Threat Backfire: The Moment shows the War Doctor the kind of regretful, forgetful man he will become in two of his future incarnations after sentencing him to live if he destroys Gallifrey. Instead of reconsidering his path, the War Doctor sees his future selves later draw upon their guilt to bring the humans and Zygons to negotiate peace rather than destroy each other and feels that his later selves will make good, thus enabling him to do his terrible duty knowing they will make it all worth it in the end. Subverted when The Moment invites Ten and Eleven to break the time lock and share in the War Doctor's actions which leads them to realise they can Take a Third Option.
Time Skip: Set some time after Series 7, as Clara's gone on to become a teacher. How she and the Doctor returned to the real world after "The Name of the Doctor" is not revealed.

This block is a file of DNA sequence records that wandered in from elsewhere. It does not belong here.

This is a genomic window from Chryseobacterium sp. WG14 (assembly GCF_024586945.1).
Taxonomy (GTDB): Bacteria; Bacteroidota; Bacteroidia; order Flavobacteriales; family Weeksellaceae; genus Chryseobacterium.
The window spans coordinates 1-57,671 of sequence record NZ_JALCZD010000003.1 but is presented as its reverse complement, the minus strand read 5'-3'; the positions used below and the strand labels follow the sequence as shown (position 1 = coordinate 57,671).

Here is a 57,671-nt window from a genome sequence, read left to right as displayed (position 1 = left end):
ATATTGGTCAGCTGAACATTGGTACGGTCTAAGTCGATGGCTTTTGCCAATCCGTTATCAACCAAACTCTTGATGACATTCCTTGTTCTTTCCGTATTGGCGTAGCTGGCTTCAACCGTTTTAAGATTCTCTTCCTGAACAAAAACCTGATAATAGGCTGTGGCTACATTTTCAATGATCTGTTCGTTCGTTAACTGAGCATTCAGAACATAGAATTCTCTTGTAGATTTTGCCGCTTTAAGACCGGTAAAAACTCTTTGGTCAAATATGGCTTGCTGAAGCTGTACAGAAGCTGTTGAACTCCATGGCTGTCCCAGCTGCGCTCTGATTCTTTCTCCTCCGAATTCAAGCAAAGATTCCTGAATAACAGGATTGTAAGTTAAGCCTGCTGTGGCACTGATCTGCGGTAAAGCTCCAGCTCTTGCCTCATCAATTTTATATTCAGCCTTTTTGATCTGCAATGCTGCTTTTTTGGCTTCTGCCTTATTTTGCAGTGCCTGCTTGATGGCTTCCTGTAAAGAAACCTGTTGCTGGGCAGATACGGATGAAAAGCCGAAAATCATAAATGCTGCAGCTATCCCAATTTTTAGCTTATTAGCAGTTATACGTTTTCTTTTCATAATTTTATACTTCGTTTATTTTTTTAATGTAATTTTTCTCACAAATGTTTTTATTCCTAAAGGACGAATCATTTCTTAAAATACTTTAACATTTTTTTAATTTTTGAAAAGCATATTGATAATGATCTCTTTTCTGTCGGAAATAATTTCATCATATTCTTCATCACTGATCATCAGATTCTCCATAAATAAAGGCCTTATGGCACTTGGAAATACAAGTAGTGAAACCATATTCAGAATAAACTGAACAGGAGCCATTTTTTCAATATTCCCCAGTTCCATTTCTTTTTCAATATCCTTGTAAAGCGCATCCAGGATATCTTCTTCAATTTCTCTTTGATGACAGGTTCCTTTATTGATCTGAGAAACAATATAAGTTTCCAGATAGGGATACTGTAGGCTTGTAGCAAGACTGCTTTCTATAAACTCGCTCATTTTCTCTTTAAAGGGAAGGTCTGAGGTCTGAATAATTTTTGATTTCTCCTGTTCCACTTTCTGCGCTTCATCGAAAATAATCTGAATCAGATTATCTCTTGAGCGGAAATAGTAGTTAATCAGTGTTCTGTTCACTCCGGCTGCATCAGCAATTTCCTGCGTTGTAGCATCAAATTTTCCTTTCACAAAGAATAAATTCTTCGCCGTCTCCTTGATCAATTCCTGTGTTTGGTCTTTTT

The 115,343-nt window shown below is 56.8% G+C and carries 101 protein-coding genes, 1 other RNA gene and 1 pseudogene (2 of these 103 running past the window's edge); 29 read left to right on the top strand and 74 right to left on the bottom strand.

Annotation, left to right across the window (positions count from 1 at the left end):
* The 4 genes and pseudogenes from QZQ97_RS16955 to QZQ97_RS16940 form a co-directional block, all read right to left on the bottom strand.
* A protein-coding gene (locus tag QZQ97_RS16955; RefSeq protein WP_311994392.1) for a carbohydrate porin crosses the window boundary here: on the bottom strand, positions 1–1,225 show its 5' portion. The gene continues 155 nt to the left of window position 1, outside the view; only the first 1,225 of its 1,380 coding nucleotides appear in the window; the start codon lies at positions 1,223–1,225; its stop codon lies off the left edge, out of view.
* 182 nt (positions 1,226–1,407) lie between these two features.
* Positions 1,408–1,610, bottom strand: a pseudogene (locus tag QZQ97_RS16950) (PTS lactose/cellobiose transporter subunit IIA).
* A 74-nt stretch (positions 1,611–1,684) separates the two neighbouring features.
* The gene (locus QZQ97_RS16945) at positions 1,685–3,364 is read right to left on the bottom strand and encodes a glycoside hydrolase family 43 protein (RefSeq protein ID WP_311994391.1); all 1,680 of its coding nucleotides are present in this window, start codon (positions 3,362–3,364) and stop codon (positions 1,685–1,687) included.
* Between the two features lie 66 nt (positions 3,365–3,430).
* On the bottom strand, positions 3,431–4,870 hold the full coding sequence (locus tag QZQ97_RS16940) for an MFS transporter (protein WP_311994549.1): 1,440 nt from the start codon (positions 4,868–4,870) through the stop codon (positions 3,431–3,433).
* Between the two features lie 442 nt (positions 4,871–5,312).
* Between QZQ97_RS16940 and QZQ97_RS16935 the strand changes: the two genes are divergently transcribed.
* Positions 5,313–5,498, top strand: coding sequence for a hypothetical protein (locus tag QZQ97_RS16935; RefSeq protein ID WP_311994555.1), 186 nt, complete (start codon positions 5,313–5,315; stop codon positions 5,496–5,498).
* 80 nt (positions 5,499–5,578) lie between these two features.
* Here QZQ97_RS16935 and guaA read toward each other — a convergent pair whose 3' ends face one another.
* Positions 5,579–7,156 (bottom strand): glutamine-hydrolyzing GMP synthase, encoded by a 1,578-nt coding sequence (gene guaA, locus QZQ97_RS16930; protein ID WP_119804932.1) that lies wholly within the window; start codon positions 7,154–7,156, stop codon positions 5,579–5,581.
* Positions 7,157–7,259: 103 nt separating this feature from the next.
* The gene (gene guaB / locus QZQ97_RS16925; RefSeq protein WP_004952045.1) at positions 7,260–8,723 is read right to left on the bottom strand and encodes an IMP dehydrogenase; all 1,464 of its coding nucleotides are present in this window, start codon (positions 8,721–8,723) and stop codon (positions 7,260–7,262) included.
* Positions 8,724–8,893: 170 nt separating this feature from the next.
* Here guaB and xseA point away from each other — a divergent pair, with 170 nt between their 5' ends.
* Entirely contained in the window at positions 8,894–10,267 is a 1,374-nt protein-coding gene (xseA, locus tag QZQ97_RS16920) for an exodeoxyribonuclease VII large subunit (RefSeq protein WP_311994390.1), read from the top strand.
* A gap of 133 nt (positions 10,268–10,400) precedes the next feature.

Timey-Wimey Ball: As ever, lots of previous "rules" of time travel in Doctor Who get broken.
The 11th Doctor can only vaguely remember the events of the episode, despite two incarnations of his past self being involved. This is a standard aspect of multi-Doctor encounters: Only the last of the Doctors involved remembers the encounter. At least, the only one to remember in detail. All involved Doctors in multi-Doctor stories retain vague memories of something happening. For example, in "The Five Doctors", the first three all remember meeting each other in "The Three Doctors". However, in "School Reunion", the Doctor appears to not remember the events of "The Five Doctors" (although he apparently could in "The Trial of a Time Lord").
All of the Doctors are able to come together and use their TARDISes to put Gallifrey away — including the guilt-ridden Ninth Doctor, who clearly has to forget about the event afterwards, not to mention the earlier Doctors for whom Gallifrey is either something benign in the background (Fifth, Sixth, etc.) or a threat to their freedom (First, Second, Third). Special mention goes to the Eighth Doctor, who is going to face a Downer Ending because of Gallifrey's societal collapse, yet see a preview of its triumphant survival. That may have unconsciously influenced his decision to stay out of the Time War.